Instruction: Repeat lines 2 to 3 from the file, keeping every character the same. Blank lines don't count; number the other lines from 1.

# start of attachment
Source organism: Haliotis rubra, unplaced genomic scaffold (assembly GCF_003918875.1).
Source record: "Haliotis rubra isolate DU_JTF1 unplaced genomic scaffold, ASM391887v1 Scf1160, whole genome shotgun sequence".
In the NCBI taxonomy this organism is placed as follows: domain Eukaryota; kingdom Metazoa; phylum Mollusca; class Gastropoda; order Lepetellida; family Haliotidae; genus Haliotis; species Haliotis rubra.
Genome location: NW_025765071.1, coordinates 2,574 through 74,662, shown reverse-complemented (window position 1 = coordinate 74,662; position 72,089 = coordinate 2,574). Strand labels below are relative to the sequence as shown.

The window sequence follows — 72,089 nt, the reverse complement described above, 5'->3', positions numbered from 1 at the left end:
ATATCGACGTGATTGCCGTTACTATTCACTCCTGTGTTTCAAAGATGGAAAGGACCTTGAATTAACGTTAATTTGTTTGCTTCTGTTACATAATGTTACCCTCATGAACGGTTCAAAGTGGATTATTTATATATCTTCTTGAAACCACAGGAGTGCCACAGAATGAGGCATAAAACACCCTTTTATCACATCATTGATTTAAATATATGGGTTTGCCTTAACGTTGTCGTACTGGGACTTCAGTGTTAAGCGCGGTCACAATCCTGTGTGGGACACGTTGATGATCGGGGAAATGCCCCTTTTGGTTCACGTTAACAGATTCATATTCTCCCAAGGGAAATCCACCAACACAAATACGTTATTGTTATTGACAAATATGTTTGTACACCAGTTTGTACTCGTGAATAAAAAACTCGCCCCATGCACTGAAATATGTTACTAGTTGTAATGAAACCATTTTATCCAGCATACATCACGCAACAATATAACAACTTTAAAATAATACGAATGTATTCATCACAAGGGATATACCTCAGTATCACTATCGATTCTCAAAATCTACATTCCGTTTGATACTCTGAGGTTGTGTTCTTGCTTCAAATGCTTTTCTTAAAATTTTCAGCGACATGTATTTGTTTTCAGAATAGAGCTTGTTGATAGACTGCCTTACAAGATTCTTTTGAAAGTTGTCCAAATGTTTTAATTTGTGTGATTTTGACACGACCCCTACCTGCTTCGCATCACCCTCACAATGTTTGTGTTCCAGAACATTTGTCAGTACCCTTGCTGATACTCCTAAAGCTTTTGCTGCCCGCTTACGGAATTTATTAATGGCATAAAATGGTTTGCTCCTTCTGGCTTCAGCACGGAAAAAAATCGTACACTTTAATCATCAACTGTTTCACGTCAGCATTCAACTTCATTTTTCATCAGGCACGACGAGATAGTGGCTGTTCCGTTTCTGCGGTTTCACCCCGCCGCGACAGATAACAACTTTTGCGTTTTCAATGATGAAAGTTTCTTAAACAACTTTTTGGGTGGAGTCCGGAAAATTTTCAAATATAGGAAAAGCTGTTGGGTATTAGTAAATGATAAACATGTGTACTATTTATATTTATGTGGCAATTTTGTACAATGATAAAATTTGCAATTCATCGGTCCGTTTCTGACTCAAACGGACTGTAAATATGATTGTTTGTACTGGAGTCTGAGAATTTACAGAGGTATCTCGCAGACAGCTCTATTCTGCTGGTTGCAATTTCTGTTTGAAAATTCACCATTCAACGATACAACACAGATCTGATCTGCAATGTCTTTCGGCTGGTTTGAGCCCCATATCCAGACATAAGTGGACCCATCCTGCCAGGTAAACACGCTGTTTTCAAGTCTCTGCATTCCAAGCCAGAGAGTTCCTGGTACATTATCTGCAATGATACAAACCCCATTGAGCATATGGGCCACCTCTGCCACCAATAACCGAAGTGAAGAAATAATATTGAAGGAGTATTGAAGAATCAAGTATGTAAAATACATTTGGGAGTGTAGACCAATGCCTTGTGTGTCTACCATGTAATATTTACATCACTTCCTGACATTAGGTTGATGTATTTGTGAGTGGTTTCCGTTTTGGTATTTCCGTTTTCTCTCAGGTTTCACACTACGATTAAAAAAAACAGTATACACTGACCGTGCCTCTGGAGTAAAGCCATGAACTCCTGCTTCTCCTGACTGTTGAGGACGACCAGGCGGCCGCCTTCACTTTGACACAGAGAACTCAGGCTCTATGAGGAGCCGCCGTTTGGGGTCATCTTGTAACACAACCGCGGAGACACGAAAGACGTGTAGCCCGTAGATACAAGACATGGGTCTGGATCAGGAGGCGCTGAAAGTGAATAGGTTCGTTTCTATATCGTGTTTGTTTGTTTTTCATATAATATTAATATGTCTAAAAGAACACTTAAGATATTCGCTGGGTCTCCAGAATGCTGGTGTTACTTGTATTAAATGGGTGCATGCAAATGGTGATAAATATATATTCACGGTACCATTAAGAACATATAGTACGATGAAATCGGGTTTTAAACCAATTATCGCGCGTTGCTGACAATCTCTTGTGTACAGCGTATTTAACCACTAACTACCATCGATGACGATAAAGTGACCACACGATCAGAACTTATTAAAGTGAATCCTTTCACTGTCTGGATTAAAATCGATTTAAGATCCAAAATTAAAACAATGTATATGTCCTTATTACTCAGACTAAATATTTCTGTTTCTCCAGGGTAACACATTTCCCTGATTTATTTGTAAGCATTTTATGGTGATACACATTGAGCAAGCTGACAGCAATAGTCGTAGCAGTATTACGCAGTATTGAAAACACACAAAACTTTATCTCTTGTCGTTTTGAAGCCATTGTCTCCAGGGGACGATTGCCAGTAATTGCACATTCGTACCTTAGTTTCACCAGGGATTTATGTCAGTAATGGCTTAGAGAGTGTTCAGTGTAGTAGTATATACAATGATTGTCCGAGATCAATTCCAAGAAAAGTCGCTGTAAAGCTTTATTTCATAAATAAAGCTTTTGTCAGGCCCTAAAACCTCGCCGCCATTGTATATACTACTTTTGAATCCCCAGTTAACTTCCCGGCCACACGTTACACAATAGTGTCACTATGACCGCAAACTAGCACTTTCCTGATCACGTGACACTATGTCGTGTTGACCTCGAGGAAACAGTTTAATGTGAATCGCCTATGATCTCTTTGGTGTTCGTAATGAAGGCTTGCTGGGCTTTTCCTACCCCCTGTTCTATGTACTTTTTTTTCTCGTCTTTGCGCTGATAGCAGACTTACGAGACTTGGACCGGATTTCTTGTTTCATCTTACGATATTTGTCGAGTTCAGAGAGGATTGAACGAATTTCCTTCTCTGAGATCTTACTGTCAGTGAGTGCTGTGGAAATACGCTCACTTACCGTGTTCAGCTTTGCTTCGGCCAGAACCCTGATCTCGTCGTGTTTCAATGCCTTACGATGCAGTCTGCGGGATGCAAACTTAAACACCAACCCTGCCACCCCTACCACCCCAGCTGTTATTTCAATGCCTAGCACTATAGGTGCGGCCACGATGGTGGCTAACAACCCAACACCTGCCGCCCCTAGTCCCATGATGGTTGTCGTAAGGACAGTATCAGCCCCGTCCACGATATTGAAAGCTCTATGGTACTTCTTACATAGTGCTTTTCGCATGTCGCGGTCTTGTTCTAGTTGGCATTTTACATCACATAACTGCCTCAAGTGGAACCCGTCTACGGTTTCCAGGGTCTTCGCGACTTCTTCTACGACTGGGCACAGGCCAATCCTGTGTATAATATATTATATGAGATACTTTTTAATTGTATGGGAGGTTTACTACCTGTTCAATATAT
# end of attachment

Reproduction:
Source record: "Haliotis rubra isolate DU_JTF1 unplaced genomic scaffold, ASM391887v1 Scf1160, whole genome shotgun sequence".
In the NCBI taxonomy this organism is placed as follows: domain Eukaryota; kingdom Metazoa; phylum Mollusca; class Gastropoda; order Lepetellida; family Haliotidae; genus Haliotis; species Haliotis rubra.